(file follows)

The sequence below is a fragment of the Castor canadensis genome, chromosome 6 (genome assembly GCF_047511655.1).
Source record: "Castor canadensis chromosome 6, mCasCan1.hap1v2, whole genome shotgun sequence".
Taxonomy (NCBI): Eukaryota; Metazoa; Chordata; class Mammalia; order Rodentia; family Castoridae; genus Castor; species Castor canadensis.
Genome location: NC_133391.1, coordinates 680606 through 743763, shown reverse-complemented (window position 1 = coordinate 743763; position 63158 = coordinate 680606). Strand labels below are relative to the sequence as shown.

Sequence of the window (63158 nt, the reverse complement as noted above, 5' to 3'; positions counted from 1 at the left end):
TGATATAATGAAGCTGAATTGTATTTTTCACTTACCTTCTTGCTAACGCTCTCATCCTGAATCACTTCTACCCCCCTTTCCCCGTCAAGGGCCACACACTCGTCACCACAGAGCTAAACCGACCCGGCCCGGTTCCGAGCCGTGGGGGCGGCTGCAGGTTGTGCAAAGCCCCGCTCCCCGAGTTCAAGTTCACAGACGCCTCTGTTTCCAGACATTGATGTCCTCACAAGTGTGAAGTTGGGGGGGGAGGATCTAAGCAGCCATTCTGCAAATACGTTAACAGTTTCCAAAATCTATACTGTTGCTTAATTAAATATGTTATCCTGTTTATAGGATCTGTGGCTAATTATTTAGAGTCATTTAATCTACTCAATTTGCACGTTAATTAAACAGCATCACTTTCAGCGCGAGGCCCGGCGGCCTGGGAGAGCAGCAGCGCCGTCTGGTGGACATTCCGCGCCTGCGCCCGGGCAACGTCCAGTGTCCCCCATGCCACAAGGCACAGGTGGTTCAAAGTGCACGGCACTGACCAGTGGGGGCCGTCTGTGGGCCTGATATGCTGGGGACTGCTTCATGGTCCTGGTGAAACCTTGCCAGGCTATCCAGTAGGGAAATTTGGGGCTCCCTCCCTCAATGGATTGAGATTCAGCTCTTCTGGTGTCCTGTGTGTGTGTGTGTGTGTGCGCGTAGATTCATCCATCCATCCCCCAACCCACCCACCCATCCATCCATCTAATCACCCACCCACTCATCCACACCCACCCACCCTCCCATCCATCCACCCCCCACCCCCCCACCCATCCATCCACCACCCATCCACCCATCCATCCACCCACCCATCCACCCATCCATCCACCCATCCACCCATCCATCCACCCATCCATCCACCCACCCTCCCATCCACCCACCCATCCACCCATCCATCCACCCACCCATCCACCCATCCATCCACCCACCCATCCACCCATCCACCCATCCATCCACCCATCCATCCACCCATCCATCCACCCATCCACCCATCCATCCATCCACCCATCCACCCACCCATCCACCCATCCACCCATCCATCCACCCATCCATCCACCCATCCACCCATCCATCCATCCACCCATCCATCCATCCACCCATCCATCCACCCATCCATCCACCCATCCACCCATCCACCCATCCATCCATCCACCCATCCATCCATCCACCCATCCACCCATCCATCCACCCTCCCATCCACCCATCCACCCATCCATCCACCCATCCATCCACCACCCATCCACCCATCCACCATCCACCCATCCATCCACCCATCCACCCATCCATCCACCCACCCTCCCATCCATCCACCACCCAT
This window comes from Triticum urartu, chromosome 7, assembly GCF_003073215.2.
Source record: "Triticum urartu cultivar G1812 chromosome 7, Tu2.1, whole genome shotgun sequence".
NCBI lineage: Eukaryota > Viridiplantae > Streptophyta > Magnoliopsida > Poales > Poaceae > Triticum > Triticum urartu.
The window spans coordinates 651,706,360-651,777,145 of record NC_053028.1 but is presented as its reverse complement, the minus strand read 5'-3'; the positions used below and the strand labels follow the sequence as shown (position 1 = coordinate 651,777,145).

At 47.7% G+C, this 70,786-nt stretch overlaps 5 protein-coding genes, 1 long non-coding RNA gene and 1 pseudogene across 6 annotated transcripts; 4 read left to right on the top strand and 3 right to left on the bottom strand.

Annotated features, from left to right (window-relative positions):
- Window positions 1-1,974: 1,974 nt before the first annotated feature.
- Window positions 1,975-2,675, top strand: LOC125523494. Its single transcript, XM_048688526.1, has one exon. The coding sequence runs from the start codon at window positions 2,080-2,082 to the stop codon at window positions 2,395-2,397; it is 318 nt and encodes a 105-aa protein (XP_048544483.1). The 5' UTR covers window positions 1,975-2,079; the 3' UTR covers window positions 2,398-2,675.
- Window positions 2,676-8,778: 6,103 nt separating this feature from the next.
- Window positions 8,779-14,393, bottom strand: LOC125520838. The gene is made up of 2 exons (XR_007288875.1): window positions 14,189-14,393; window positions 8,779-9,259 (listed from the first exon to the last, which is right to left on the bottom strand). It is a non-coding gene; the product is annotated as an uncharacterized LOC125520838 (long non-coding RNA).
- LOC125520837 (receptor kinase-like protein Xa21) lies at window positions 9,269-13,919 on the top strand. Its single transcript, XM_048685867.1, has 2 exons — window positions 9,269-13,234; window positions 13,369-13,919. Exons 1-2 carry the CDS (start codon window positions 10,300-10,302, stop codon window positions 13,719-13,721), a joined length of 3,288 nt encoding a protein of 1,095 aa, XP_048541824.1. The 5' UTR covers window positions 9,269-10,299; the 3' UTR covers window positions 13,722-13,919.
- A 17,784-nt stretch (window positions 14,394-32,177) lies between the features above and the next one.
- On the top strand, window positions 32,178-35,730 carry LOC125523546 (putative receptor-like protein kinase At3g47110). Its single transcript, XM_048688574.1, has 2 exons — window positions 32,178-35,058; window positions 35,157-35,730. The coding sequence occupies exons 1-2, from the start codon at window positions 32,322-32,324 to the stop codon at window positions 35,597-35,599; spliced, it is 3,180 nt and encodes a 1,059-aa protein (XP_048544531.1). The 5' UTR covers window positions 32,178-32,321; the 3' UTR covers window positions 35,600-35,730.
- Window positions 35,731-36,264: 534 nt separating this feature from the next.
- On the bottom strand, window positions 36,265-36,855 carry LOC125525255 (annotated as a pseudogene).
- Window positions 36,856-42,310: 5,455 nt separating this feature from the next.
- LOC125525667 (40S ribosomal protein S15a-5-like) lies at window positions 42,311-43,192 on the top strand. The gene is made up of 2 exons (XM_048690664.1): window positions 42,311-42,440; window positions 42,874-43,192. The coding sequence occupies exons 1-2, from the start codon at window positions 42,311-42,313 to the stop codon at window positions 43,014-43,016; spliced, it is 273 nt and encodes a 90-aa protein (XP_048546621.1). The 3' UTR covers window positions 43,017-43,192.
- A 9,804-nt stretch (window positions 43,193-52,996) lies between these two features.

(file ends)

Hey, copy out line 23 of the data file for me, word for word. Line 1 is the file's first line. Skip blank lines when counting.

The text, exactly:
- LOC125525667 (40S ribosomal protein S15a-5-like) lies at window positions 42,311-43,192 on the top strand. The gene is made up of 2 exons (XM_048690664.1): window positions 42,311-42,440; window positions 42,874-43,192. The coding sequence occupies exons 1-2, from the start codon at window positions 42,311-42,313 to the stop codon at window positions 43,014-43,016; spliced, it is 273 nt and encodes a 90-aa protein (XP_048546621.1). The 3' UTR covers window positions 43,017-43,192.